Dr. Roshanek Wardak is one tough cookie. Here is a woman that stares down the Taliban daily and I got a heady dose of how intense that gaze is today. Dr. Wardak is a female member of the Afghan Parliament, representing the tumultuous province of Wardak. This is a province still fighting, and with a large number of Taliban living there it is not likely to quiet down anytime soon. It neighbors Kabul and its hard to comprehend the difference in security between the two provinces. Harder still to imagine that the Taliban willingly stay put under Dr. Wardak’s intensity.
Dr. Wardak is Pashtun, the same ethnic group as the Taliban. She is also the province’s only female OB/GYN – and as such is quite important as the one that delivers the babies to the women of the area. During the Taliban’s time, most women wore the burqa, but she insisted she could not do her job wearing one and instead simply wore her black headscarf so that her face was covered except for her eyes. She worked throughout those difficult six years in Wardak and then when the Taliban were removed and elections were held, the people of Wardak encouraged, and pushed, for her to run as a candidate for Parliament. With very little effort, she ran and won.
Sitting across from her, her eyes probe mine, questioning my interest, questioning my knowledge of the situation, and questioning deep into my heart of hearts. Her eyes search and probe as we talk, and when silences come, they are not for me to fill. They are there for her to decide if she will continue and when she does, its with direct honesty. This is a woman with no time for playing games. Her mantra, “Politics is Lying”, is repeated often throughout our conversation. She hates politics and says so openly. She is a doctor, and loves her work, and loves her people. “A doctor must be honest and direct at all times,” she tells me. As a politician, she sees the falsehoods, the games, and the outright lying, and has no stomach for it.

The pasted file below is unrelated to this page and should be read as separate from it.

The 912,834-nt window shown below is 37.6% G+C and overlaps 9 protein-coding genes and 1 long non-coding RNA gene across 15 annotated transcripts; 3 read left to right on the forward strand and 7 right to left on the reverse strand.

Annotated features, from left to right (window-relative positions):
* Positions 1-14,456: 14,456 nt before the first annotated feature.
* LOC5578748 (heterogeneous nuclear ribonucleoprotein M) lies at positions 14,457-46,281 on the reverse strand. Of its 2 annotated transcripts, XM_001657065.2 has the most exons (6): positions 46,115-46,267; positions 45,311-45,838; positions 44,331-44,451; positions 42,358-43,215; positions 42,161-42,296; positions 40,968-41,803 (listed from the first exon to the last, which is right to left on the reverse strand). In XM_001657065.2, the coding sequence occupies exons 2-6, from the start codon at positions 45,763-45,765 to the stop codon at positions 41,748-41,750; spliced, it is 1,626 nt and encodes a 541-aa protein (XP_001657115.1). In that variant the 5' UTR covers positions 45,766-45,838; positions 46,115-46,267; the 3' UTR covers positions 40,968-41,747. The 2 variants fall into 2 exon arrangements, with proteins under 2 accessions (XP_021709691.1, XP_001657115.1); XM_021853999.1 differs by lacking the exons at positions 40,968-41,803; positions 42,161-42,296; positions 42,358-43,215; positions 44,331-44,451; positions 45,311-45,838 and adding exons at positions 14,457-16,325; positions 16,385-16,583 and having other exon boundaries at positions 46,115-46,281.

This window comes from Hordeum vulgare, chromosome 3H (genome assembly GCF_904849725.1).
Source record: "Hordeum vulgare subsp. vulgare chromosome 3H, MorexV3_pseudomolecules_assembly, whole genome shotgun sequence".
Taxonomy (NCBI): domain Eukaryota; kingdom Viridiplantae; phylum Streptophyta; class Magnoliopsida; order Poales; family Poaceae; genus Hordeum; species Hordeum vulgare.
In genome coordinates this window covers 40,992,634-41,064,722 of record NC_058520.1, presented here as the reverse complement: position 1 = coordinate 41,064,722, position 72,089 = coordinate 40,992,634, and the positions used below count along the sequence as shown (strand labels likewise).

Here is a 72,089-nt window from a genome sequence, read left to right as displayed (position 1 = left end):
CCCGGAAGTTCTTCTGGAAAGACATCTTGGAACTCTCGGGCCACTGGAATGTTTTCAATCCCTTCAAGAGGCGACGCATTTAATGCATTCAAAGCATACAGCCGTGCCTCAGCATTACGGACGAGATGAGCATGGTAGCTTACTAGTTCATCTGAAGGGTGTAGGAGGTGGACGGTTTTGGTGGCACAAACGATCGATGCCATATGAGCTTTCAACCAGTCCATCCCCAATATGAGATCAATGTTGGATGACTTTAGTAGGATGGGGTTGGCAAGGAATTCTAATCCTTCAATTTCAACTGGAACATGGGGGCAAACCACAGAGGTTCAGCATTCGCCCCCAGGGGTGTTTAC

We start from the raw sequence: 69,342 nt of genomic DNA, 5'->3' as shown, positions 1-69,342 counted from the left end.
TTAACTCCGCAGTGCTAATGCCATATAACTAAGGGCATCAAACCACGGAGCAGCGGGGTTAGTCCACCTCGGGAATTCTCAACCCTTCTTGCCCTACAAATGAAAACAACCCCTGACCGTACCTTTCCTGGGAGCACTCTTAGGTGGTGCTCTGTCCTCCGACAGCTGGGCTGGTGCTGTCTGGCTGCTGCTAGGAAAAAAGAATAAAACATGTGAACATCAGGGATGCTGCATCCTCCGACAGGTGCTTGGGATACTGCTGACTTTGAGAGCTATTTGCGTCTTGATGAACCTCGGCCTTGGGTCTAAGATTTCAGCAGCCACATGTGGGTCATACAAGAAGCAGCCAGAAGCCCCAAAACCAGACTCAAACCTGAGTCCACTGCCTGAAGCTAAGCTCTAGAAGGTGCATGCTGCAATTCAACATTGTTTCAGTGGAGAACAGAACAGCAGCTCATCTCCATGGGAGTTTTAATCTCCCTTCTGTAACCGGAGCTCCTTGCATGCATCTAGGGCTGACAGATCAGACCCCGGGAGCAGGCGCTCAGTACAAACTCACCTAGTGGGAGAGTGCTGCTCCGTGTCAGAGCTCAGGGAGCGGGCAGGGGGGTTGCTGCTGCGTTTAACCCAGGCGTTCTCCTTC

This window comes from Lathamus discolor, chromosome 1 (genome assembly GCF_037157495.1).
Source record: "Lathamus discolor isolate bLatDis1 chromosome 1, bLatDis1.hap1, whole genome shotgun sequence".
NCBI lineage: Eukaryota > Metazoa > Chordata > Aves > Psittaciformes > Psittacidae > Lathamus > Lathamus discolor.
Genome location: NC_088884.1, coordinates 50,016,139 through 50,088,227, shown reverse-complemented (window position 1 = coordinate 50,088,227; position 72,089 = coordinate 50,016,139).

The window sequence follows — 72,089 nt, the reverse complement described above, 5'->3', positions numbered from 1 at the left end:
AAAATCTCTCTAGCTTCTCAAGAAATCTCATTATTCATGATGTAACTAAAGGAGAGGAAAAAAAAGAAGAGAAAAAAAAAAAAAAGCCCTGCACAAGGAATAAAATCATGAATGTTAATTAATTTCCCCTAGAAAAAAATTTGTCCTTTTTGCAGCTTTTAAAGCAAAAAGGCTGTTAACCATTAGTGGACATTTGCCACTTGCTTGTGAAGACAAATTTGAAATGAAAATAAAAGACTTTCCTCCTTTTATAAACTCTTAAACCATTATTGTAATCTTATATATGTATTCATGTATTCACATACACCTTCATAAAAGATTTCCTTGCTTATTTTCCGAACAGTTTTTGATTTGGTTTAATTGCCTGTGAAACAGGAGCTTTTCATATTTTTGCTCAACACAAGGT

We discuss women in politics, gender equality, Afghanistan’s political climate, and most importantly, due to her unique insight, the Taliban’s role in the future of Afghanistan. Unique I say because she is a woman who had no rights under Taliban rule. A woman that was forced to cover her face. A woman who would not have been allowed to vote, much less run as a candidate herself, were the Taliban to have held elections. Yet, she realizes that the Taliban are Afghan, and as such, must be allowed their place in society under the Afghan constitution. Like Hamas and Hezbollah, the Taliban are part of their own country and hold great numbers within Afghanistan. Wardak believes that they need to be part of the process to bring peace, and others like Karzai, and our own government are coming to the same conclusion.
“Let them run candidates if they wish, the same as anyone else. If they win seats, then we must honor that.” But the trick is that they have to abide by the ‘rules’, women as their counterparts, perhaps even their new president. Yet, if they are given the chance to run amok, isolated from the political system, and peace process, it will be to the destruction of the country and will put Afghanistan in the center of the war on terror.
When asked what is the most important priority for her work at Parliament her answer is immediate. “Security. It is the ONLY priority for progress.” Achieving it is another story. Yet, the Parliament, Ministers, and the people of Afghanistan need to work towards a peace process conducted with all of Afghanistan represented as a complete way to end the violent spiral.
Staring back into Wardak’s tough gaze, I realize that while she may hate being a politician, she is the politician this country needs.
photo by Di Zinno